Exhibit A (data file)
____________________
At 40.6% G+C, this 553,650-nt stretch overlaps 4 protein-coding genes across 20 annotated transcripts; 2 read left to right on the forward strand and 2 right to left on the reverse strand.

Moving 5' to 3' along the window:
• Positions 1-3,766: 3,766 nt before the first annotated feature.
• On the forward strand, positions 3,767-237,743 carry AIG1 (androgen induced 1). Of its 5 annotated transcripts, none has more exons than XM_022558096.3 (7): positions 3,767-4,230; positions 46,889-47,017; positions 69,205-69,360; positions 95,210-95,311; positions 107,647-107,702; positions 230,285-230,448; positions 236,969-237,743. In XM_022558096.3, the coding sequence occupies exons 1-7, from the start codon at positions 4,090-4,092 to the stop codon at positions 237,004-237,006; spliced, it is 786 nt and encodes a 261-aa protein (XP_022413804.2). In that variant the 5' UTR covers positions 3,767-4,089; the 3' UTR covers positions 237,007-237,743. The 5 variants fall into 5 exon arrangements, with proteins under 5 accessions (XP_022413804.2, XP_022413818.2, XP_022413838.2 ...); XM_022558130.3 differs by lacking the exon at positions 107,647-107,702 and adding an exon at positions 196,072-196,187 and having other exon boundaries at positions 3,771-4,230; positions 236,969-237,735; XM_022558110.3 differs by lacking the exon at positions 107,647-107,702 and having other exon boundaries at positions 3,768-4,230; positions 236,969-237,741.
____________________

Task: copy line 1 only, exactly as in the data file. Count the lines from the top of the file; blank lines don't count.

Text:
At 40.6% G+C, this 553,650-nt stretch overlaps 4 protein-coding genes across 20 annotated transcripts; 2 read left to right on the forward strand and 2 right to left on the reverse strand.